If you’ve decided to homeschool your child at Primary 1 onwards, your very first official step is to apply to the Ministry of Education (MOE) for approval. Under the Compulsory Education (CE) Act, all children who are Singapore citizens are required to attend a national primary school unless exempted for specified reasons, and homeschooling is one such provision. When you apply for permission to homeschool, specifically you’re applying for CE exemption.
Homeschooling In Singapore: How To Apply For MOE Approval
Who: To start the process, you’ll need to call the CE Unit at MOE (68796458/9) to inform them of your intention to homeschool.
When: The window for applications is July through October the year your child turns six.
How long does it take: The entire process can take several weeks or more to complete, so timing the call early in that period is advisable. After the officer briefs you on the procedure and the prerequisites, you will receive an application packet in the mail.
Note: CE Unit officers advise applicants to register their children at a national primary school concurrently. This is to ensure the child has a place at a school should the application for CE exemption fail to receive approval. With this in mind, you may have to take the necessary steps for registration in June or July, before you make that initial call to MOE.
What: Your packet will contain detailed information explaining the requirements you need to fulfill in order to receive CE exemption, the entire application procedure, and PSLE benchmarks for homeschooled students, as well as an application form.
Your submission of the application form will need to include the following:
1. Reasons for homeschooling
These would be your family’s specific reasons for choosing homeschooling instead of mainstream schooling for your child.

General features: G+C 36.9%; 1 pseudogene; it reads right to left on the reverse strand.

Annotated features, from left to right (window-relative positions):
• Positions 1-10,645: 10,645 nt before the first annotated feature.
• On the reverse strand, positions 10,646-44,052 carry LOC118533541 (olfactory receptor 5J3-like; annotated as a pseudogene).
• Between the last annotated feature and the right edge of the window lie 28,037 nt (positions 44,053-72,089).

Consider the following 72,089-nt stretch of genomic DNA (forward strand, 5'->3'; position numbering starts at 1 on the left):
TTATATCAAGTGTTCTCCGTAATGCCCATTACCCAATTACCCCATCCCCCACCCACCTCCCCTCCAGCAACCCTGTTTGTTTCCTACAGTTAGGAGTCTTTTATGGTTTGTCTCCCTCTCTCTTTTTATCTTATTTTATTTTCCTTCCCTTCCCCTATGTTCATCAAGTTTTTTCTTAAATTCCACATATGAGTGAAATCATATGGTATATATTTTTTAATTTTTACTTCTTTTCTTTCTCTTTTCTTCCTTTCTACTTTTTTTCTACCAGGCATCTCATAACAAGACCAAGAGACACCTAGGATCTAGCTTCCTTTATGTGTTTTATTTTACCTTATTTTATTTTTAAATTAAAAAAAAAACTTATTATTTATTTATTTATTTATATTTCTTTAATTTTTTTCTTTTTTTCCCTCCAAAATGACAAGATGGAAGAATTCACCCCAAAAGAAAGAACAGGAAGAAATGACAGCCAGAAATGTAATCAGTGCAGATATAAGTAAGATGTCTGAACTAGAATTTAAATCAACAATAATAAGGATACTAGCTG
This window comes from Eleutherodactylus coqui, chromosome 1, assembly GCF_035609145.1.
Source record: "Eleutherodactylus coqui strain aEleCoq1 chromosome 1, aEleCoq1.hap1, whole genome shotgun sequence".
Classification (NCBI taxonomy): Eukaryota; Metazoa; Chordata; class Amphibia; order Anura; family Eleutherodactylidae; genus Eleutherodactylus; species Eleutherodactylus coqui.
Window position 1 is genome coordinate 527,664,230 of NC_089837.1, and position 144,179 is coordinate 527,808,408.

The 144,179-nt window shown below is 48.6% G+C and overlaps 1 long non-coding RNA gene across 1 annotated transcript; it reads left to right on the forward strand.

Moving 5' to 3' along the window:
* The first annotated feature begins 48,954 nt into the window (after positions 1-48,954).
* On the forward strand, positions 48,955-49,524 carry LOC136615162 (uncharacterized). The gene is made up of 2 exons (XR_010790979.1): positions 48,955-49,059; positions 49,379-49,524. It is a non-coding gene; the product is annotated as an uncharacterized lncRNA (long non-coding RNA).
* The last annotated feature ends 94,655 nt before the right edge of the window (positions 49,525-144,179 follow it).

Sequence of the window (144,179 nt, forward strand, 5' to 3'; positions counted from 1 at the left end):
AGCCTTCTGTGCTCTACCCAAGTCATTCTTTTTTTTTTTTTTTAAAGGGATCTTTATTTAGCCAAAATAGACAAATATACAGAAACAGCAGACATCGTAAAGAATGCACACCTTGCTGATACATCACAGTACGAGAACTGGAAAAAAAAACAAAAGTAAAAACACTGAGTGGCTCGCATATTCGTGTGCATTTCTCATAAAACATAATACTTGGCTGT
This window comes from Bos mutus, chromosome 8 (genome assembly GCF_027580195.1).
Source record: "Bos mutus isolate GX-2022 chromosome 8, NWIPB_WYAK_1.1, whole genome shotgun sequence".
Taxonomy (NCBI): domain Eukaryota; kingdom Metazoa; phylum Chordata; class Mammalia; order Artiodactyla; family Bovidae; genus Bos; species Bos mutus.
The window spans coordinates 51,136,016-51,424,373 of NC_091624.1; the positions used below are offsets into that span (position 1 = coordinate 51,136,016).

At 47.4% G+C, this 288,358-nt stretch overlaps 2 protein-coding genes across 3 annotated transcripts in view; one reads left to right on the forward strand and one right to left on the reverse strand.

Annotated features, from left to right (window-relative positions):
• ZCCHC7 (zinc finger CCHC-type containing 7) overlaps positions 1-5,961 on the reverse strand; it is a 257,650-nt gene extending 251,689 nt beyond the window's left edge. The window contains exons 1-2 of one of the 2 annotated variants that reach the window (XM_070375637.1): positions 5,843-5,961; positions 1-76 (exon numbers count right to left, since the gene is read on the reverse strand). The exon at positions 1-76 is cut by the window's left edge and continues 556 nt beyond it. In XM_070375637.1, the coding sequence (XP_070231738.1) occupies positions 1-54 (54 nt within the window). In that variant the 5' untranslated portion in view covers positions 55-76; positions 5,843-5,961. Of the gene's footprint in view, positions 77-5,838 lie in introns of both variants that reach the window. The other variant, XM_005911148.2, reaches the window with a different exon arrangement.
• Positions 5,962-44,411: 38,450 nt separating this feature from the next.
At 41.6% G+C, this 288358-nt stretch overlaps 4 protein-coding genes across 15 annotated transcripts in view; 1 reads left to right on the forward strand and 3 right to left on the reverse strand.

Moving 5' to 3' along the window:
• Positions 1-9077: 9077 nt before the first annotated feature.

See also: Why do parents homeschool
Here is where you provide information on your chosen curriculum for the four subjects of English, Mathematics, Science and Mother Tongue Language. Your curriculum should span P1 through P6.
Clearly, this section requires a fair bit of homework, as you will need to research the myriad of curriculum options out there, and review them in order to make your choice. It also requires you to get familiar with the MOE syllabus for each subject so you can ensure your chosen curriculum(s) fulfill MOE requirements.
- MOE Syllabuses for English and Literature
- MOE Syllabuses for Sciences
- MOE Syllabuses for Mother Tongue
One popular option among applicants is to list the MOE curriculum(s) as their choice, using MOE-approved textbooks, while supplementing with non-MOE curriculum, e.g. Sonlight (multi-subject), Math-U-See (maths), Michael Thompson Clay (English), Apologia (science), etc.
3. Teaching Plans for National Education
You’ll need to get familiar with the MOE National Education approach, objectives, and resources in order to design a plan, your own personal curriculum so to speak, for ensuring your child acquires all the values, awareness, knowledge and sense of national identity prescribed. Read more about the MOE’s National Education.
4. Curriculum Vitae
This is a list of the homeschooling parent’s educational credentials and work experience. You will need to attach copies of the supporting documents.
5. Homeschooling Time Schedule
Draw up a timetable showing how and when you’ll cover the subjects over the course of a week. The schedule doesn’t have to match the hours of a typical school timetable, i.e. 7 hours/day, but simply show specific slots for each subject in reasonable amounts of time. One example is to set about three hours of learning activities at home in the morning, with afternoons spent at co-ops, excursions and enrichment activities.
After you’ve submitted your application form and documents, you can expect a call from an MOE officer who will schedule a home visit. During the home visit, the officer will get acquainted with you and your child, and review your home environment in order to assess your suitability for homeschooling.
Once your application is approved, you will receive a certificate confirming the child’s exemption from CE.
Note: If you want to homeschool your child because he or she has been diagnosed with special needs, your application will be based on that rather than your intentions and reasons for homeschooling. Instead of the standard documents and information required of homeschooling applicants, you will need to submit documents provided by a registered psychologist to confirm the assessment and diagnosis.
By Sara Rognstad
Part 1: Should You Homeschool In Singapore?
Part 2: Homeschooling In Singapore
Part 3: Is Homeschooling For You And Your Child?
Part 4: The Pros And Cons Of Homeschooling
Part 5: Resources For Homeschool Parents
Part 6: Useful Tips For The New Homeschooling Mum
Part 7: Methods Of Homeschooling
Part 8: Why Do Parents Homeschool
Part 9: Homeschooling Mums In Singapore
Part 10: Important Homeschooling Principles To Note
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